On 20 December 1910, on the Aeronautical Society's flying ground at Eastchurch, Sheppey, Dunne demonstrated the extraordinary stability of the D.5 to an amazed audience that included Orville Wright and Griffith Brewer. Flying using only the throttle to climb or dive, he could also take both hands off the controls so as to make notes on a piece of paper.[6] Then in 1911 the D.5 crashed and was badly damaged.

Dunne had originally wanted to construct a monoplane, but at the time the Army expected biplanes and Capper had instructed Dunne accordingly. Dunne's next design, free of Army influence, was a monoplane, the D.6. This and its derivatives, the D.7 and D.7bis, flew throughout 1911-1912.

By now the D.5 had been repaired and improved as the Dunne D.8. An example was flown across the Channel to France, and Farnborough evaluated the type. Production was licensed to both Nieuport in France and Burgess in America.

Through 1913 and 1914 it became apparent that there was little future in Dunne's designs. Although the principle of inherent stability was proven and slowly gaining acceptance, mainstream aircraft design was now proceeding along an entirely different path.

Dunne's continuing ill health was also making it difficult for him to remain active in aeronautics. The Blair Atholl Syndicate was liquidated in 1914 and Dunne moved on to other areas.

Later years[edit]

Dunne published his first book, on dry-fly fishing, in 1924, with a new method of making realistic imitation flies.

Meanwhile he was studying precognitive dreams which he believed he and others had experienced. By 1927 he had evolved the theory of serial time for which he would become famous and published an account of it, together with his dream researches, in his next book "An experiment with time." Further works developing this topic included The Serial Universe (1934), The New Immortality (1938), Nothing Dies (1940) and Intrusions? (published posthumously in 1955).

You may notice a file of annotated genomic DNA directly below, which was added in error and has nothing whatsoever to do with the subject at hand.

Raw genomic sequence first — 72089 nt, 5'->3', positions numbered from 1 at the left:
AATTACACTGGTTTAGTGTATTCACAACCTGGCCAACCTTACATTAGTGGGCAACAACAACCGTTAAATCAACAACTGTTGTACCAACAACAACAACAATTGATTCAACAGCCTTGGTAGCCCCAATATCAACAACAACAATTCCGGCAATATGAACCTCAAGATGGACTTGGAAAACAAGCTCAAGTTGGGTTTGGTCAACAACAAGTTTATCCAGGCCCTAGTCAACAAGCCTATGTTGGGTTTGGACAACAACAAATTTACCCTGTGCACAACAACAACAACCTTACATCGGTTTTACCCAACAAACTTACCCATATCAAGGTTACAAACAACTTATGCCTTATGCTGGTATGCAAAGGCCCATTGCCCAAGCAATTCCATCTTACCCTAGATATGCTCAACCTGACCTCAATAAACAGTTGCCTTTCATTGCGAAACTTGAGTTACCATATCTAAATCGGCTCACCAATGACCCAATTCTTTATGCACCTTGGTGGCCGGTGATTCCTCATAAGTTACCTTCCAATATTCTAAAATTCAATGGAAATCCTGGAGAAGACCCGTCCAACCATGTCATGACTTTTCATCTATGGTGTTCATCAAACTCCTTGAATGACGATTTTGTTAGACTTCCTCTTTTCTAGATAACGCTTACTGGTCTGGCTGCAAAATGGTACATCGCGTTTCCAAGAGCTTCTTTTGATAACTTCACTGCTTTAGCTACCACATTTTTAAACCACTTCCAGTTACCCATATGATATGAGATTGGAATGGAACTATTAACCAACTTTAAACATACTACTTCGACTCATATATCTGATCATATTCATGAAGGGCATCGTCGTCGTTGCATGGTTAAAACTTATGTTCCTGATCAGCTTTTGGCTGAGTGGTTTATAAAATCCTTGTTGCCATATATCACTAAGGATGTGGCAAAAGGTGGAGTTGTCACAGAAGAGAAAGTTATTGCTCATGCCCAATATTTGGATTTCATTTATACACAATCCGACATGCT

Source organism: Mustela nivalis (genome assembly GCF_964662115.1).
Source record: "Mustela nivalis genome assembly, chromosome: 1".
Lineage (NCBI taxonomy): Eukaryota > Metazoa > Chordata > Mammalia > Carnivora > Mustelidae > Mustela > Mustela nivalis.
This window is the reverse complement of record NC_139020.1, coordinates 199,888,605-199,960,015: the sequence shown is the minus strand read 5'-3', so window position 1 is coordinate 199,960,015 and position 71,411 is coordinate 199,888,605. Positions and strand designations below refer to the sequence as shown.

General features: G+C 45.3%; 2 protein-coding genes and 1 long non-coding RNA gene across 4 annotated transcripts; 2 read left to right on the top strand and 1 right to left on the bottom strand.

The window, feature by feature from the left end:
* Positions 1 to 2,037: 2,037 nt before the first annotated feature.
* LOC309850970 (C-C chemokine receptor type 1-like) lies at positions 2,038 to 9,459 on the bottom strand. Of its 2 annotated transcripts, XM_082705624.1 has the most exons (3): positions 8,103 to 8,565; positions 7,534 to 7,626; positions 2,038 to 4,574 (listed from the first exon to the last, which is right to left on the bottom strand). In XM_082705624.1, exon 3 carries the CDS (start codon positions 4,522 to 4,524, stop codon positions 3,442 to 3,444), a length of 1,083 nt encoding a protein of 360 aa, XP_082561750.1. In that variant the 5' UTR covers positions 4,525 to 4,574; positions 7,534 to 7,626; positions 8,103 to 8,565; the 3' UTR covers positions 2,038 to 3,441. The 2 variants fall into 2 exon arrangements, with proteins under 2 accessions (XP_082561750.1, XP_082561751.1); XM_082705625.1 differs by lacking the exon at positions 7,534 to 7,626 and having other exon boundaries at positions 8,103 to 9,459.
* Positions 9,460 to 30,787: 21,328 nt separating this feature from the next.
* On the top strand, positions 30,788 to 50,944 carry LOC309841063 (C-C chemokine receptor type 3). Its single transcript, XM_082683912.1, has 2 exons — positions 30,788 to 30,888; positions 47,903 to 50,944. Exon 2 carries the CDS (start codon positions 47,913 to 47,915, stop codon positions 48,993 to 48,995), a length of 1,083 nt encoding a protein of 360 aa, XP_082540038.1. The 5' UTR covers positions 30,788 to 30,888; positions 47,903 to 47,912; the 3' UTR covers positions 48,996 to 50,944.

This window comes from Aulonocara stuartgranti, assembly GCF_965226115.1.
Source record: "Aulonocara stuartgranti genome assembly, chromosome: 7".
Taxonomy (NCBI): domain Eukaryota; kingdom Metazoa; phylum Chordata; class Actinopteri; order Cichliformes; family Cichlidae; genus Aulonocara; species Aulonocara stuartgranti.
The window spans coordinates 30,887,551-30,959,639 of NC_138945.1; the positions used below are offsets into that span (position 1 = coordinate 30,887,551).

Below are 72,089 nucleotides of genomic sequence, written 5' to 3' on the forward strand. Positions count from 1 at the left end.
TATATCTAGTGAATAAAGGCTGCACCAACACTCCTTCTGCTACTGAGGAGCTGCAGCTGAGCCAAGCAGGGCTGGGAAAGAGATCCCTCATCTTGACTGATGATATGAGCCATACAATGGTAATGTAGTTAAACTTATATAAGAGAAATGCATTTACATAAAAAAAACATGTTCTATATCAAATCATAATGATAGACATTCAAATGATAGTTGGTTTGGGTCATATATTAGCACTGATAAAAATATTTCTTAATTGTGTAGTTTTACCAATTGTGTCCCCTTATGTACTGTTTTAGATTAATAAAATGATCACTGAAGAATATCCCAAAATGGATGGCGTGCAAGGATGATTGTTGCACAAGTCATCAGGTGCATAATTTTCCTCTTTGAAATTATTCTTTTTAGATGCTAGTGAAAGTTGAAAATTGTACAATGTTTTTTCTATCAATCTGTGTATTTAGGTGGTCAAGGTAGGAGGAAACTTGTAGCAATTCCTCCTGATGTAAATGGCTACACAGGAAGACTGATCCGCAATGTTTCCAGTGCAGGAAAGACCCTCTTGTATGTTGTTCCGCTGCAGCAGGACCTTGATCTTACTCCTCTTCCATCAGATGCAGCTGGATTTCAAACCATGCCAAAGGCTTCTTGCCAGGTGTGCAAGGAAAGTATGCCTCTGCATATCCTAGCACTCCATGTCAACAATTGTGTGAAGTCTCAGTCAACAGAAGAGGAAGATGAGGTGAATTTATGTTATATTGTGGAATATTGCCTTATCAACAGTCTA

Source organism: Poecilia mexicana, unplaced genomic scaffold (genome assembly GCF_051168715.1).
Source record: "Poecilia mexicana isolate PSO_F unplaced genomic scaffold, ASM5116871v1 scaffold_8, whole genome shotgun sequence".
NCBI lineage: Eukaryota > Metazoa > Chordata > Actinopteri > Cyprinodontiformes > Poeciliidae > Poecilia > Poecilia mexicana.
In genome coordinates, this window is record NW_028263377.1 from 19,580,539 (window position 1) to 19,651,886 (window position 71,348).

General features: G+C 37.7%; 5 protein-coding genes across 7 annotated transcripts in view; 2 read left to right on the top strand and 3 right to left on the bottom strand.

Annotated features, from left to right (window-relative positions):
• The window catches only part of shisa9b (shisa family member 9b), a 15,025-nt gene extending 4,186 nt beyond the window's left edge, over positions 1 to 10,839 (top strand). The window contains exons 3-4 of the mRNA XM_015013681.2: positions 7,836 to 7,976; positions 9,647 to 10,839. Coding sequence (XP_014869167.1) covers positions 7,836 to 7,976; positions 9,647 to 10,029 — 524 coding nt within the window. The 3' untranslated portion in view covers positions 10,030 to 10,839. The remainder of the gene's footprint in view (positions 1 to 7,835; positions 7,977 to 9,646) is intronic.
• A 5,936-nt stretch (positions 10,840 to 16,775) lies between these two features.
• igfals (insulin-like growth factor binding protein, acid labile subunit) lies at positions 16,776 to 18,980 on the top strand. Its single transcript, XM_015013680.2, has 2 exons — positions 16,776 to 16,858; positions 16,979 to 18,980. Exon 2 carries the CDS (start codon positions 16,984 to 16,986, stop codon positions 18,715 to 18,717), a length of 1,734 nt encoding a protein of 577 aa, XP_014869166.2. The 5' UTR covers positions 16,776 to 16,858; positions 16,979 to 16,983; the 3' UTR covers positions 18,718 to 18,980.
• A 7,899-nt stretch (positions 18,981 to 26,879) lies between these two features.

Death[edit]

Dunne died in Banbury, England on 24 August 1949, at age 74.[7]

Dunne aircraft designs[edit]

A Dunne-style biplane in the US Army, c. 1917

Dunne created some of the first practical and stable aircraft. They were unusual in being of tailless swept configuration.

  • Dunne D.1 (1907, flown as a glider; the powered version was badly damaged on the launch apparatus.)
  • Dunne D.2 (proposed small glider version of the Dunne-Huntington type, not built.)
  • Dunne-Huntington biplane or triplane (design 1906–1907, flying 1910,[8] modified and improved 1913; biplane wing with large foreplane close in front, leading some to refer to it as a triplane.[9] Constructed by Huntington to Dunne's design, the only type which was not a tailless swept design.)
  • Dunne D.3 (1908 glider.)
  • Dunne D.4 (1908, powered biplane using the D.1 wings. Achieved short hops.)